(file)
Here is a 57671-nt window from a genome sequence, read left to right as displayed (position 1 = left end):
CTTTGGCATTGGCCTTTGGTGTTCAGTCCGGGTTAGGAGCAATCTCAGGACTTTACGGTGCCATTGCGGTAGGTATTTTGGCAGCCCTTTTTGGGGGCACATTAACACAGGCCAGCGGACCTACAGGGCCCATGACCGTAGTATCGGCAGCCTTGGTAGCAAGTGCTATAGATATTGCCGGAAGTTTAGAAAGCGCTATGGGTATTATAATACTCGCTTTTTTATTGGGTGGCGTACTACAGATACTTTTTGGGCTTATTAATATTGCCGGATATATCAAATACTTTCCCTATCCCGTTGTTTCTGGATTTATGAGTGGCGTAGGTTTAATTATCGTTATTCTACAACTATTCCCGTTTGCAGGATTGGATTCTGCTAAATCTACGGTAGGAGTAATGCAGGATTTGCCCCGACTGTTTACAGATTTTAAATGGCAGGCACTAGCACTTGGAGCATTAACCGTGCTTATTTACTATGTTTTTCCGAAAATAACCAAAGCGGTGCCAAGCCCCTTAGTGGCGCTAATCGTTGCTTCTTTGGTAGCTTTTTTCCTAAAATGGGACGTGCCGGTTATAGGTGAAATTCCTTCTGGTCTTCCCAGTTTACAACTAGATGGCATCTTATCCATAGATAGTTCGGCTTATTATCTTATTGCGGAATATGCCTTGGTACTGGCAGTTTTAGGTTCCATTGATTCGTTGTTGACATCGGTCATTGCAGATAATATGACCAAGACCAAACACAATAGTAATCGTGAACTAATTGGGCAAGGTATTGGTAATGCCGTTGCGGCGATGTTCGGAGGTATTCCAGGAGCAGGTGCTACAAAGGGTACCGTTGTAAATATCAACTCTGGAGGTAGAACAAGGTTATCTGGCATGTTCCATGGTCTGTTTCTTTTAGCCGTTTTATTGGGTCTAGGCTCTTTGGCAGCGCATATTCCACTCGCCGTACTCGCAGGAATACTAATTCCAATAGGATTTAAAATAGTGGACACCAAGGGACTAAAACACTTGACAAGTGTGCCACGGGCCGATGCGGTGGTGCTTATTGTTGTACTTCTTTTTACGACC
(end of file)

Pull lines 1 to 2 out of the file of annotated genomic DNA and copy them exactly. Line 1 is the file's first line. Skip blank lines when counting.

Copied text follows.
Here is a 57671-nt window from a genome sequence, read left to right as displayed (position 1 = left end):
CTTTGGCATTGGCCTTTGGTGTTCAGTCCGGGTTAGGAGCAATCTCAGGACTTTACGGTGCCATTGCGGTAGGTATTTTGGCAGCCCTTTTTGGGGGCACATTAACACAGGCCAGCGGACCTACAGGGCCCATGACCGTAGTATCGGCAGCCTTGGTAGCAAGTGCTATAGATATTGCCGGAAGTTTAGAAAGCGCTATGGGTATTATAATACTCGCTTTTTTATTGGGTGGCGTACTACAGATACTTTTTGGGCTTATTAATATTGCCGGATATATCAAATACTTTCCCTATCCCGTTGTTTCTGGATTTATGAGTGGCGTAGGTTTAATTATCGTTATTCTACAACTATTCCCGTTTGCAGGATTGGATTCTGCTAAATCTACGGTAGGAGTAATGCAGGATTTGCCCCGACTGTTTACAGATTTTAAATGGCAGGCACTAGCACTTGGAGCATTAACCGTGCTTATTTACTATGTTTTTCCGAAAATAACCAAAGCGGTGCCAAGCCCCTTAGTGGCGCTAATCGTTGCTTCTTTGGTAGCTTTTTTCCTAAAATGGGACGTGCCGGTTATAGGTGAAATTCCTTCTGGTCTTCCCAGTTTACAACTAGATGGCATCTTATCCATAGATAGTTCGGCTTATTATCTTATTGCGGAATATGCCTTGGTACTGGCAGTTTTAGGTTCCATTGATTCGTTGTTGACATCGGTCATTGCAGATAATATGACCAAGACCAAACACAATAGTAATCGTGAACTAATTGGGCAAGGTATTGGTAATGCCGTTGCGGCGATGTTCGGAGGTATTCCAGGAGCAGGTGCTACAAAGGGTACCGTTGTAAATATCAACTCTGGAGGTAGAACAAGGTTATCTGGCATGTTCCATGGTCTGTTTCTTTTAGCCGTTTTATTGGGTCTAGGCTCTTTGGCAGCGCATATTCCACTCGCCGTACTCGCAGGAATACTAATTCCAATAGGATTTAAAATAGTGGACACCAAGGGACTAAAACACTTGACAAGTGTGCCACGGGCCGATGCGGTGGTGCTTATTGTTGTACTTCTTTTTACGACC